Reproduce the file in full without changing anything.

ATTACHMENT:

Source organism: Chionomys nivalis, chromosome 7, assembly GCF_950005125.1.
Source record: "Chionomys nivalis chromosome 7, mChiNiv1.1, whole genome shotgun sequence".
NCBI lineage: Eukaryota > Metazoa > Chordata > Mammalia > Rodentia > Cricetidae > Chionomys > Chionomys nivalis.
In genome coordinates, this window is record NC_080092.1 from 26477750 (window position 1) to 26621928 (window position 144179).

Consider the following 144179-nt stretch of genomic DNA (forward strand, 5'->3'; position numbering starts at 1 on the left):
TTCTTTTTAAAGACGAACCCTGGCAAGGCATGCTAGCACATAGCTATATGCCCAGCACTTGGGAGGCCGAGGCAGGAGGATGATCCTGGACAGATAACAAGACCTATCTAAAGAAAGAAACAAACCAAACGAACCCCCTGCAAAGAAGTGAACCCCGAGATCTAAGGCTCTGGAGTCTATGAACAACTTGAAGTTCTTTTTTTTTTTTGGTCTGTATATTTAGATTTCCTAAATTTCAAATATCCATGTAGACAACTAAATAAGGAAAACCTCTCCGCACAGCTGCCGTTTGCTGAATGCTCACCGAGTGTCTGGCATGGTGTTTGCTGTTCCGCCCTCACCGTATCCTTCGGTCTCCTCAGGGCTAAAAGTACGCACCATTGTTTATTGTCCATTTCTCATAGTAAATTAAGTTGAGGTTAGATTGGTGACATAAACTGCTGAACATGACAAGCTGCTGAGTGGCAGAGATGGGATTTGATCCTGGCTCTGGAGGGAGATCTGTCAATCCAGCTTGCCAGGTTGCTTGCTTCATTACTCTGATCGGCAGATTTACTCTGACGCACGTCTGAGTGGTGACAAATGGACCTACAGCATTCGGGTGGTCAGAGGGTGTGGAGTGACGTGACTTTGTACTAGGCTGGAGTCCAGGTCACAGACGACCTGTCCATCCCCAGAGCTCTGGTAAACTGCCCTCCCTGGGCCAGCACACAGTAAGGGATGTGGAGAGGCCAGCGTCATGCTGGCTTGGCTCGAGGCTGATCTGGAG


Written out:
Source organism: Chionomys nivalis, chromosome 7, assembly GCF_950005125.1.
Source record: "Chionomys nivalis chromosome 7, mChiNiv1.1, whole genome shotgun sequence".
NCBI lineage: Eukaryota > Metazoa > Chordata > Mammalia > Rodentia > Cricetidae > Chionomys > Chionomys nivalis.
In genome coordinates, this window is record NC_080092.1 from 26477750 (window position 1) to 26621928 (window position 144179).

Consider the following 144179-nt stretch of genomic DNA (forward strand, 5'->3'; position numbering starts at 1 on the left):
TTCTTTTTAAAGACGAACCCTGGCAAGGCATGCTAGCACATAGCTATATGCCCAGCACTTGGGAGGCCGAGGCAGGAGGATGATCCTGGACAGATAACAAGACCTATCTAAAGAAAGAAACAAACCAAACGAACCCCCTGCAAAGAAGTGAACCCCGAGATCTAAGGCTCTGGAGTCTATGAACAACTTGAAGTTCTTTTTTTTTTTTGGTCTGTATATTTAGATTTCCTAAATTTCAAATATCCATGTAGACAACTAAATAAGGAAAACCTCTCCGCACAGCTGCCGTTTGCTGAATGCTCACCGAGTGTCTGGCATGGTGTTTGCTGTTCCGCCCTCACCGTATCCTTCGGTCTCCTCAGGGCTAAAAGTACGCACCATTGTTTATTGTCCATTTCTCATAGTAAATTAAGTTGAGGTTAGATTGGTGACATAAACTGCTGAACATGACAAGCTGCTGAGTGGCAGAGATGGGATTTGATCCTGGCTCTGGAGGGAGATCTGTCAATCCAGCTTGCCAGGTTGCTTGCTTCATTACTCTGATCGGCAGATTTACTCTGACGCACGTCTGAGTGGTGACAAATGGACCTACAGCATTCGGGTGGTCAGAGGGTGTGGAGTGACGTGACTTTGTACTAGGCTGGAGTCCAGGTCACAGACGACCTGTCCATCCCCAGAGCTCTGGTAAACTGCCCTCCCTGGGCCAGCACACAGTAAGGGATGTGGAGAGGCCAGCGTCATGCTGGCTTGGCTCGAGGCTGATCTGGAG